Don’t be fooled when we pretend that we are coping and breezing through the treatment process. The uncertainty is terrifying and everyone’s approach is different. It is a fact, however, that regular exercise improves survival significantly, so instead of sitting around drinking tea, take your friend for a walk. Encourage your friend to go to the Cancer Council’s ‘Look Good, Feel Better’ programme. Better still, go with her. You get to see lots of lovely new products and everyone needs to know how to draw on eyebrows! Don’t forget spouses and partners. Believe me, they are struggling. If you can’t ring them yourself, get your partner to ring. He may need to persist, but the benefits of a quiet beer with another bloke, or a noisy curry night with the boys, lightens the load they are carrying around in their head. My mum moved in for a while when I was in hospital. She was devastated and relied heavily on encouraging words from my friends. Mum drew great strength from the knowledge that my mates had my back.
The greatest challenge for me was how to handle the children, aged six, twelve and thirteen at the time. Their fears ranged from ‘can I catch cancer?’ to the obvious concern about the longevity of their mum. I needed help with this one. My prognosis was grim and I certainly couldn’t find a handbook on how to fight for your life and be a mum at the same time. I sourced a family counsellor and attended an excellent programme run by the Mater Breast Care Unit entitled ‘Mindful Parenting in the Context of Breast Cancer’. I made plenty of mistakes, the biggest being to over-parent and try and create perfect children quickly… just in case. Terrible plan, by the way. My six year old managed well. His quality of life improved significantly, with prolonged play dates, amazing food and brilliant holidays as I desperately attempted to lay down memories. My teenaged daughters struggled. They could smell fear from ten paces, as the house became a pressure cooker. The girls are sixteen and eighteen now and their main request is honesty. They need to know when a scan is coming up, and that often explains why I am anxious. They want to know what the doctors say. They want to know the good news and the bad. Fortunately they have a good relationship with my oncologist who will temper reality with great optimism, quoting cutting-edge science. I took the girls to chemo once with the hope of de-mystifying the process. They hated it – way too confronting. I maintained regular communication with the schools, and the teachers balanced reassurance with vigilance. Several teachers checked with me that my girls would handle parts of upcoming curriculum containing cancer issues. If any child was withdrawn, or teary, there was always a phone call to check on what was happening at home. More often than not, the issues were unrelated to my illness, but what a relief to know that their welfare was being monitored.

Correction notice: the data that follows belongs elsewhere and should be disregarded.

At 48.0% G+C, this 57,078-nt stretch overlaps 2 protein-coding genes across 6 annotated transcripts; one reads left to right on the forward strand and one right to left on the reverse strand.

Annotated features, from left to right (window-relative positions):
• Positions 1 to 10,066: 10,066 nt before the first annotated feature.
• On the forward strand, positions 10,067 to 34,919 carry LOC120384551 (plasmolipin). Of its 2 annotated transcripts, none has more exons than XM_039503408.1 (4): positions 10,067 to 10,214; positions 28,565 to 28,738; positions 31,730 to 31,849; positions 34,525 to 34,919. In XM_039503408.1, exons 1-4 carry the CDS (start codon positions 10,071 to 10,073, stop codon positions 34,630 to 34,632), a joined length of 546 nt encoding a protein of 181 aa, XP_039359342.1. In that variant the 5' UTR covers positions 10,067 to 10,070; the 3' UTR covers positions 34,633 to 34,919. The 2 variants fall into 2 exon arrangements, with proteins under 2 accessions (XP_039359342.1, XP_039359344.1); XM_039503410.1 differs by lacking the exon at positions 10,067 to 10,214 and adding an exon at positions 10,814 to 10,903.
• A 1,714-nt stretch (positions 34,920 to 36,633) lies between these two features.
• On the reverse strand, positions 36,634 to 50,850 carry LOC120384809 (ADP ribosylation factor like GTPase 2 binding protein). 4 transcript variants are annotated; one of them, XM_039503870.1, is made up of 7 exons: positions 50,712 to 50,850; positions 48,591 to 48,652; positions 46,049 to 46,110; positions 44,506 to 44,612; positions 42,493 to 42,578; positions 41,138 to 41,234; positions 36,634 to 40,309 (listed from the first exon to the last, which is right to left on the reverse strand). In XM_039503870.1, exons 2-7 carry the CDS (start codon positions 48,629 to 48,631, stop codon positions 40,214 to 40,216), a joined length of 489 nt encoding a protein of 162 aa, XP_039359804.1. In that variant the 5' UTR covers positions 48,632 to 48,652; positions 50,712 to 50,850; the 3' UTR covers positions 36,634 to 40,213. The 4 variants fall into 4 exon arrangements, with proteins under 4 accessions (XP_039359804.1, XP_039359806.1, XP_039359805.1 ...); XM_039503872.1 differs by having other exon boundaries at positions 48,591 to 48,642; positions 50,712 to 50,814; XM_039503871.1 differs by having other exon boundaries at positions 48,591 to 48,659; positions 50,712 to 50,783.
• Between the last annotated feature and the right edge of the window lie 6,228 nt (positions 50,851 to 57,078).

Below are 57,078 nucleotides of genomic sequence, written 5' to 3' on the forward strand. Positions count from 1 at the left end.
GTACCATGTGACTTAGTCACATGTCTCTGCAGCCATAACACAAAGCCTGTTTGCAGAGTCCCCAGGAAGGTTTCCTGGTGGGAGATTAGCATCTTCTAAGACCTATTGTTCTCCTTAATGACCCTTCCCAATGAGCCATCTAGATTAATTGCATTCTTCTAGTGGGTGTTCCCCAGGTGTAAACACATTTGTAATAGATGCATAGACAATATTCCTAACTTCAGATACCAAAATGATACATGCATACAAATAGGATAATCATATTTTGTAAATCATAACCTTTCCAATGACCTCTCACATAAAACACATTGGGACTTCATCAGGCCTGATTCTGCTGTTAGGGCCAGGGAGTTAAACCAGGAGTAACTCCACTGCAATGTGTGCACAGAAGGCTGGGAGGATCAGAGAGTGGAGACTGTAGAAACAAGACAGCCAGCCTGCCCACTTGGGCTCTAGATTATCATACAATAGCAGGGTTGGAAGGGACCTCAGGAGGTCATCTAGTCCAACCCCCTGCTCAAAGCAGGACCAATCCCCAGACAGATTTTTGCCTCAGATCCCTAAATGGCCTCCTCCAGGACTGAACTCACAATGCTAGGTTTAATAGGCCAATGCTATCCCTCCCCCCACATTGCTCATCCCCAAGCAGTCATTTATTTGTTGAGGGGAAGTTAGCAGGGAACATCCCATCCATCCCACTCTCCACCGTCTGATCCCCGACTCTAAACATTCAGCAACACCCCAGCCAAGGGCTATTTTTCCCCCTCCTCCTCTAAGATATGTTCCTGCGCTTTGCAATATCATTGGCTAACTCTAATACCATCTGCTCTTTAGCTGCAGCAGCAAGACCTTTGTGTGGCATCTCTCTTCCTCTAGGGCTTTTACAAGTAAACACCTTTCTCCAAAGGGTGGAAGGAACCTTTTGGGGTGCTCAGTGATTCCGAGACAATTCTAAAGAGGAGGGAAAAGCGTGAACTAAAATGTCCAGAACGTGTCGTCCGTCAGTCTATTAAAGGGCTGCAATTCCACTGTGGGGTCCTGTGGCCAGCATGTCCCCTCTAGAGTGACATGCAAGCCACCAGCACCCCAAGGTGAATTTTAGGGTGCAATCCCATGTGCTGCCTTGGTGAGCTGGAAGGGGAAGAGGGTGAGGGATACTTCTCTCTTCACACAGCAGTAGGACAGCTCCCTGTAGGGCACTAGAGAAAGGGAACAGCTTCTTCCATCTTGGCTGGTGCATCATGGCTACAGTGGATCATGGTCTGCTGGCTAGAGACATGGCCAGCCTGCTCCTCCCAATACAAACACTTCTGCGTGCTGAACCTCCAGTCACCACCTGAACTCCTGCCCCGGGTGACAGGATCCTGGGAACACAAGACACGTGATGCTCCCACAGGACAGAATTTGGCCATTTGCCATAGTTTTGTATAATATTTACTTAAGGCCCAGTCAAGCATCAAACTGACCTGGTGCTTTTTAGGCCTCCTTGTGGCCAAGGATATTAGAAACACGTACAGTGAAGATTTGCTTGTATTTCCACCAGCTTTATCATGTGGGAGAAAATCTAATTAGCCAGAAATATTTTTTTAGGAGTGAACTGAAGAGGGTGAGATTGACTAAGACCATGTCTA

Luck was on my side in some respects. I had taken out a trauma insurance policy years ago, that I had almost forgotten about. It paid for daily cleaning and a night-nanny who came to the house from 5 to 7 pm to do dinner, school lunches, homework, and a quick tidy. She played endless games with my son and taught my girls dance moves in the kitchen. She brought a lot of laughter to the house. Please, please check your insurance status. We all need trauma insurance.
I used to worry that my kids missed out on a part of their childhood. Now I know that no one has a perfect run. My kids have witnessed first-hand the value of great friendships and how you can survive just about anything when you have your mates. They know the value of good health and being happy. Most of the time. And I reckon they will handle life’s curve balls.